effective stint. Wheatley, arguably
the best third-string tailback in the
country, displayed the promise that
made him one of the nation's top
high school recruits a year ago. He
carried for 67 yards on his first
eight carries, including a 29-yard
touchdown dance that would have
made Fred Astaire proud.
Wheatley then capped his best

day with a 74-yard dash for another
touchdown. The run was the longest
of Wheatley's young career and gave
him his first 100-yard rushing day.
"Freshmen can't be freshmen all
year long," Wheatley said. "It feels
good because I've been seeking a 100-
yard game all year.."
Wheatley was especially proud
of the versatility he displayed in his
nine carries.
"The other players started call-

ing me Around-the-outside Ty-
rone,"' he said, "so in some ways the
dipsy-doodle move was more grati-
fying; I'm not known for that."
Peay came away from the game
impressed with the Wolverines'
strength and depth at tailback.
"We did not stop the running
game effectively. We let them jump
on us," Peay said. "They're out-
standing. They're the best trio I've
seen."

Totals

12-23 259 1

Scoring Summar
1stQuarter: Howard 64-yd pass fr
Grbac, Carlson kick, 13:22, 7-0 Michig
Powers 2-yd run, Carlson kick, 11:22,
-0 Michigan.
Powers 6-yd run, Carlson kick, 10:07,
o Michigan,
Carlson 50-yd field goal, 0:16, 24-7
Michigan.
2nd Quarter:
Johnson 13-yd run, Carlson kick, 13:5
31-7 Michigan.
Johnson 9-yd run, Carlson kick, 9:02,
7 Michigan.
Wheatley 29-yd run, Carlson kick, 1;:3
45-7 Michigan.
3rd, Quarter:
Powers 1-yd run, Carlson kick, 5:21,c
Michigan.
4th Quarter:
Wheatley 74-yd run, Carlson kick, 7:1
59-14 Michigan.

0
y
om
an.
14
21-
i4,
, 38-
4,
52-7
17,

GREEN
Continued from page 1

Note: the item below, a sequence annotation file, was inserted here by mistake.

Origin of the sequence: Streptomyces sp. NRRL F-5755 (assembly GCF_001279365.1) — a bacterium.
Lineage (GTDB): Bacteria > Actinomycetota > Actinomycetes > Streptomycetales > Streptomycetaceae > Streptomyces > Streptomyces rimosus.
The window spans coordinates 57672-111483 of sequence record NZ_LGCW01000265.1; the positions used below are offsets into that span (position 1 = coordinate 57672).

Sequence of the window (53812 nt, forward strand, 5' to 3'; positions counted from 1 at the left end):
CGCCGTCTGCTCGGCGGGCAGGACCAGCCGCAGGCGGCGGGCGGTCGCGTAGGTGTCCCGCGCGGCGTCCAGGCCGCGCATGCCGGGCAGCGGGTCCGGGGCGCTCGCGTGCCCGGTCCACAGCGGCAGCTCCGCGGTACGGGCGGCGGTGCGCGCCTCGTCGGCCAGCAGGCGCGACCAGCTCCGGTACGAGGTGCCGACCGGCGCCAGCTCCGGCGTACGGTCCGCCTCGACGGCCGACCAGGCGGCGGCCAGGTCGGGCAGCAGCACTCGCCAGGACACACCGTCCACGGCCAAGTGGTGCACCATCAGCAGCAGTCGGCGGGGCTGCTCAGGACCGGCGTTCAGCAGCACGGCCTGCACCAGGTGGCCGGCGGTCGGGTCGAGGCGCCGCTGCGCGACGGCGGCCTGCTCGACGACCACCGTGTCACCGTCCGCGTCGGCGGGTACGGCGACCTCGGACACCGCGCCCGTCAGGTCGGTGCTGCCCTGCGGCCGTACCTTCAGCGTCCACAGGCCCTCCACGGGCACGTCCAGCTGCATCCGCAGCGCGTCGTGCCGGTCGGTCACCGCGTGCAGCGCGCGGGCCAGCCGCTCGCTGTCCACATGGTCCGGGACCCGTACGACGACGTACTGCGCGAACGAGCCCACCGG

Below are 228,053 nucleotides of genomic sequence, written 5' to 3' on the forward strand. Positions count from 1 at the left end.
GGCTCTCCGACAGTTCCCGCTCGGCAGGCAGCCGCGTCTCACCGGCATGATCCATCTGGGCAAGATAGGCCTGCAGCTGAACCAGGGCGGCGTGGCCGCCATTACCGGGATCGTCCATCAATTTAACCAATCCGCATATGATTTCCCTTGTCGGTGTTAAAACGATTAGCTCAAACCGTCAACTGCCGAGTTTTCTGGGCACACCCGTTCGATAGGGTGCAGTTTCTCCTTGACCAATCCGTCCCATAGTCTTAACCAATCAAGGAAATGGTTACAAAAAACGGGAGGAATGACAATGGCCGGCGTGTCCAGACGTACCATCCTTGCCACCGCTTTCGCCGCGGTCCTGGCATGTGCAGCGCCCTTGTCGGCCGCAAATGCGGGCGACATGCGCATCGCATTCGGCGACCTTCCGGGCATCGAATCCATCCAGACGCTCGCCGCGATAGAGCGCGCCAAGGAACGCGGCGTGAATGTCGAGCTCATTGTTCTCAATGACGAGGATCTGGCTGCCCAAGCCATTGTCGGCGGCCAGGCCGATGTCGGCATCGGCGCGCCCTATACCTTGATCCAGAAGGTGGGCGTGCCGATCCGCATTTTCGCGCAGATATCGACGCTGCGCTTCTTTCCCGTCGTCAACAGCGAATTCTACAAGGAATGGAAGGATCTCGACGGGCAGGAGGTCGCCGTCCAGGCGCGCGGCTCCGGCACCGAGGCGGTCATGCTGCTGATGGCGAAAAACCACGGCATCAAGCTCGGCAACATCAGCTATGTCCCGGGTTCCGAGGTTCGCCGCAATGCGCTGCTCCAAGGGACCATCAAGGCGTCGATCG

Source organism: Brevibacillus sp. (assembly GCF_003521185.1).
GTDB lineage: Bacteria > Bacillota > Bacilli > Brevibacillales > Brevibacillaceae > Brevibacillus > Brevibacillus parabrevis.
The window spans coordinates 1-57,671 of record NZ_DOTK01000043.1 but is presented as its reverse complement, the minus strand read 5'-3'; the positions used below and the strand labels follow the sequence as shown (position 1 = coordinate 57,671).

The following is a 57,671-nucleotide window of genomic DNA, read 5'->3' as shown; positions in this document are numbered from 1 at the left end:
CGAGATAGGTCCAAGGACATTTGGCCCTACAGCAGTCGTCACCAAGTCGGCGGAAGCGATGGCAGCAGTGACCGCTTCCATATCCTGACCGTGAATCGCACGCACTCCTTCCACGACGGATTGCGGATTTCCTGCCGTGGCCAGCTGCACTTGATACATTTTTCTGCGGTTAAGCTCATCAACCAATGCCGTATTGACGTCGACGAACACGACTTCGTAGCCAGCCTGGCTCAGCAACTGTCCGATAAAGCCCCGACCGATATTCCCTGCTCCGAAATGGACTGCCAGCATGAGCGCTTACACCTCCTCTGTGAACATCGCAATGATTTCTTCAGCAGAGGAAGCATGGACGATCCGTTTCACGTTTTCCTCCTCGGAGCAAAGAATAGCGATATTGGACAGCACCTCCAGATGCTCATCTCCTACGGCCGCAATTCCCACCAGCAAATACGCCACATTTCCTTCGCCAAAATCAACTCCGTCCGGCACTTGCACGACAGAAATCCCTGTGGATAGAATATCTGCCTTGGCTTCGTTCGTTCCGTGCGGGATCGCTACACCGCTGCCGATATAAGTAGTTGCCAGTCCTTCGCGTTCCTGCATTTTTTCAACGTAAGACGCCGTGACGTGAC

this Michigan team was here to
play."
The quick scoring outburst pro-
vided the exact results the Wolver-
ines were looking for.
"It's kind of demoralizing,"
Wildcat halfback Dennis Lundy
said. "It's tough enough to score as
it is and especially when they're (so
far ahead)."
"There are two ways a football
game can go," Northwestern coach
Francis Peay said. "Number one, one
team can jump out and run away
from the other. Or number two,
they can scratch and claw at each
other the whole game. We let them
jump on us."
The Wildcats had heard about
and seen films of the heralded
Wolverine attack and Heisman can-
didate Howard. However, they had
never seen them live and in person.
Howard's 64-yard scamper sent
them for a quick reality check.
Howard totaled more than 200
yards in the game. And although
Northwestern managed to keep him

out of the end zone for the rest of
the afternoon, its concentrated ef-
forts to contain him freed up the
remainder of the Wolverine offense.
On each of the Wolverines' next
two possessions, they quickly
moved inside Northwestern's 10-
yard line. Usually, the defense packs
itself into the center of the field in
preparation for a run up the middle.
But against Michigan, the fade in the
corner is always a dangerous possi-
bility. And, following Howard's
early explosion, the Wildcats
geared their defense to prevent any-
more of his fireworks. While
Northwestern kept its eyes on
Howard, Michigan kept the ball
with tailback Ricky Powers, who
twice cruised in for easy scores.
"When Desmond broke the first
one, they were like, Geez, how are
we going to stop this guy now?"'
Grbac said. "They just kept on dou-
ble teaming him, and Ricky just
started running all over the place.
They didn't know what to do -
stop the pass, stop the run? Once a
defense does that, they lose confi-
dence and that's what happened."
And Michigan coasted the rest of

the way. Three minutes after
Howard's initial burst, the Wolver-
ines led, 21-0.